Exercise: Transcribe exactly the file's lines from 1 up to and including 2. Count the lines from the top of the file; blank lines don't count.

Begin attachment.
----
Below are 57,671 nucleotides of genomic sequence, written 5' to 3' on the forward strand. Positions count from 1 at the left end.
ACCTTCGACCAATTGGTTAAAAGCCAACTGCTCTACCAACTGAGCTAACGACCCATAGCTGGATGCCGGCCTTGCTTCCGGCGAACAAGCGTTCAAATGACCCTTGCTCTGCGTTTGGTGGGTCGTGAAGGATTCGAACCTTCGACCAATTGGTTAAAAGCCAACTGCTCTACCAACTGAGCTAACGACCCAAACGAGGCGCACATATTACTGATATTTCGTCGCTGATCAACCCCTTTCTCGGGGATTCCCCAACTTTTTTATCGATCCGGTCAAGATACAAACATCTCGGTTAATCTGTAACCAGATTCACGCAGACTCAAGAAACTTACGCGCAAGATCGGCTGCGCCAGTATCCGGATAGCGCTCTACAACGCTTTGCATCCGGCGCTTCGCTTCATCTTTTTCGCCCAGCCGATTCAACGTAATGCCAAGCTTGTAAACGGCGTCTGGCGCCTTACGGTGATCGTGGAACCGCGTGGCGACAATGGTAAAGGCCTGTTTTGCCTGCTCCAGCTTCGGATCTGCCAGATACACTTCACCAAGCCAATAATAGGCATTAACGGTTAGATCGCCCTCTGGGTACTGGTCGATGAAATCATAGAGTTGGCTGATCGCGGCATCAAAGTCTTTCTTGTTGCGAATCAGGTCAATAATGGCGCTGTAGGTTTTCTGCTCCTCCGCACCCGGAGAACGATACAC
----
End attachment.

Below are 57,671 nucleotides of genomic sequence, written 5' to 3' on the forward strand. Positions count from 1 at the left end.
ACCTTCGACCAATTGGTTAAAAGCCAACTGCTCTACCAACTGAGCTAACGACCCATAGCTGGATGCCGGCCTTGCTTCCGGCGAACAAGCGTTCAAATGACCCTTGCTCTGCGTTTGGTGGGTCGTGAAGGATTCGAACCTTCGACCAATTGGTTAAAAGCCAACTGCTCTACCAACTGAGCTAACGACCCAAACGAGGCGCACATATTACTGATATTTCGTCGCTGATCAACCCCTTTCTCGGGGATTCCCCAACTTTTTTATCGATCCGGTCAAGATACAAACATCTCGGTTAATCTGTAACCAGATTCACGCAGACTCAAGAAACTTACGCGCAAGATCGGCTGCGCCAGTATCCGGATAGCGCTCTACAACGCTTTGCATCCGGCGCTTCGCTTCATCTTTTTCGCCCAGCCGATTCAACGTAATGCCAAGCTTGTAAACGGCGTCTGGCGCCTTACGGTGATCGTGGAACCGCGTGGCGACAATGGTAAAGGCCTGTTTTGCCTGCTCCAGCTTCGGATCTGCCAGATACACTTCACCAAGCCAATAATAGGCATTAACGGTTAGATCGCCCTCTGGGTACTGGTCGATGAAATCATAGAGTTGGCTGATCGCGGCATCAAAGTCTTTCTTGTTGCGAATCAGGTCAATAATGGCGCTGTAGGTTTTCTGCTCCTCCGCACCCGGAGAACGATACAC